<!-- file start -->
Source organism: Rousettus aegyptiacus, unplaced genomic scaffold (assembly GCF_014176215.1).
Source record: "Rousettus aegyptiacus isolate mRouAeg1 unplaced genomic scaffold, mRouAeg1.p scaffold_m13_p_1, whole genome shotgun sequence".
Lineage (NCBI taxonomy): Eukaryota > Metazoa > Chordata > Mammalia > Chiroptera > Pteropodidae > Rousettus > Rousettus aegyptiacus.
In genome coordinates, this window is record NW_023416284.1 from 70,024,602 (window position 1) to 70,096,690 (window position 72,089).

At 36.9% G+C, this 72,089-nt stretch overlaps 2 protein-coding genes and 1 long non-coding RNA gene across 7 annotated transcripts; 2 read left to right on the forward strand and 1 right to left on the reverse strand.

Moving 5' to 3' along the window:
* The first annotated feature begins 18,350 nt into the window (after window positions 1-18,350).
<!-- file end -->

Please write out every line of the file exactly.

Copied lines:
Source organism: Rousettus aegyptiacus, unplaced genomic scaffold (assembly GCF_014176215.1).
Source record: "Rousettus aegyptiacus isolate mRouAeg1 unplaced genomic scaffold, mRouAeg1.p scaffold_m13_p_1, whole genome shotgun sequence".
Lineage (NCBI taxonomy): Eukaryota > Metazoa > Chordata > Mammalia > Chiroptera > Pteropodidae > Rousettus > Rousettus aegyptiacus.
In genome coordinates, this window is record NW_023416284.1 from 70,024,602 (window position 1) to 70,096,690 (window position 72,089).

At 36.9% G+C, this 72,089-nt stretch overlaps 2 protein-coding genes and 1 long non-coding RNA gene across 7 annotated transcripts; 2 read left to right on the forward strand and 1 right to left on the reverse strand.

Moving 5' to 3' along the window:
* The first annotated feature begins 18,350 nt into the window (after window positions 1-18,350).